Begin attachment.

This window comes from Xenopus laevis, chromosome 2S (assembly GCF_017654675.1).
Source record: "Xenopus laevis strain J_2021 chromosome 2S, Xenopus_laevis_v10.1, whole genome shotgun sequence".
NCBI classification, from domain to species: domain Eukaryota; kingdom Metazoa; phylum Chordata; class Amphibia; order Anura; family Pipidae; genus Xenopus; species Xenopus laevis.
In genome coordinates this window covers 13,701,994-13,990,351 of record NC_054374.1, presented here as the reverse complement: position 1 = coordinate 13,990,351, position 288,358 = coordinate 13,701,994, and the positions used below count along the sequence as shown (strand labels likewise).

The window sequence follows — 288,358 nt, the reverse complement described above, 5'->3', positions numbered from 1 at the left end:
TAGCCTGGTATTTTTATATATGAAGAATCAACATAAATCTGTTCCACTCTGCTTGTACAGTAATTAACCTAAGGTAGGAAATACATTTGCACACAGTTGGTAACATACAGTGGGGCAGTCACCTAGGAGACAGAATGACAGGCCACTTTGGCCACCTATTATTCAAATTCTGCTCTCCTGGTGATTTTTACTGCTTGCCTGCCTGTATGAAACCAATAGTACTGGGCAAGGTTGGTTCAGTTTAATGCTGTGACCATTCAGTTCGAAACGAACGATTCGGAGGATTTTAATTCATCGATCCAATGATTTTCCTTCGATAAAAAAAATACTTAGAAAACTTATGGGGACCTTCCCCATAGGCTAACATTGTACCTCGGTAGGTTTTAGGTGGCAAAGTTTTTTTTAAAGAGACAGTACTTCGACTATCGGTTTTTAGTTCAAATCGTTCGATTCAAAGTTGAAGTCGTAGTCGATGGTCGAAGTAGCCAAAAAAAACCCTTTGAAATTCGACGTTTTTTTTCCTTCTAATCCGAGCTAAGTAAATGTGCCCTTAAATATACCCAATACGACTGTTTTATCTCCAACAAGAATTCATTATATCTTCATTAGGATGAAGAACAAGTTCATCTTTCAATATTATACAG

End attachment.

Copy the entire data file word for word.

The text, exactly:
This window comes from Xenopus laevis, chromosome 2S (assembly GCF_017654675.1).
Source record: "Xenopus laevis strain J_2021 chromosome 2S, Xenopus_laevis_v10.1, whole genome shotgun sequence".
NCBI classification, from domain to species: domain Eukaryota; kingdom Metazoa; phylum Chordata; class Amphibia; order Anura; family Pipidae; genus Xenopus; species Xenopus laevis.
In genome coordinates this window covers 13,701,994-13,990,351 of record NC_054374.1, presented here as the reverse complement: position 1 = coordinate 13,990,351, position 288,358 = coordinate 13,701,994, and the positions used below count along the sequence as shown (strand labels likewise).

The window sequence follows — 288,358 nt, the reverse complement described above, 5'->3', positions numbered from 1 at the left end:
TAGCCTGGTATTTTTATATATGAAGAATCAACATAAATCTGTTCCACTCTGCTTGTACAGTAATTAACCTAAGGTAGGAAATACATTTGCACACAGTTGGTAACATACAGTGGGGCAGTCACCTAGGAGACAGAATGACAGGCCACTTTGGCCACCTATTATTCAAATTCTGCTCTCCTGGTGATTTTTACTGCTTGCCTGCCTGTATGAAACCAATAGTACTGGGCAAGGTTGGTTCAGTTTAATGCTGTGACCATTCAGTTCGAAACGAACGATTCGGAGGATTTTAATTCATCGATCCAATGATTTTCCTTCGATAAAAAAAATACTTAGAAAACTTATGGGGACCTTCCCCATAGGCTAACATTGTACCTCGGTAGGTTTTAGGTGGCAAAGTTTTTTTTAAAGAGACAGTACTTCGACTATCGGTTTTTAGTTCAAATCGTTCGATTCAAAGTTGAAGTCGTAGTCGATGGTCGAAGTAGCCAAAAAAAACCCTTTGAAATTCGACGTTTTTTTTCCTTCTAATCCGAGCTAAGTAAATGTGCCCTTAAATATACCCAATACGACTGTTTTATCTCCAACAAGAATTCATTATATCTTCATTAGGATGAAGAACAAGTTCATCTTTCAATATTATACAG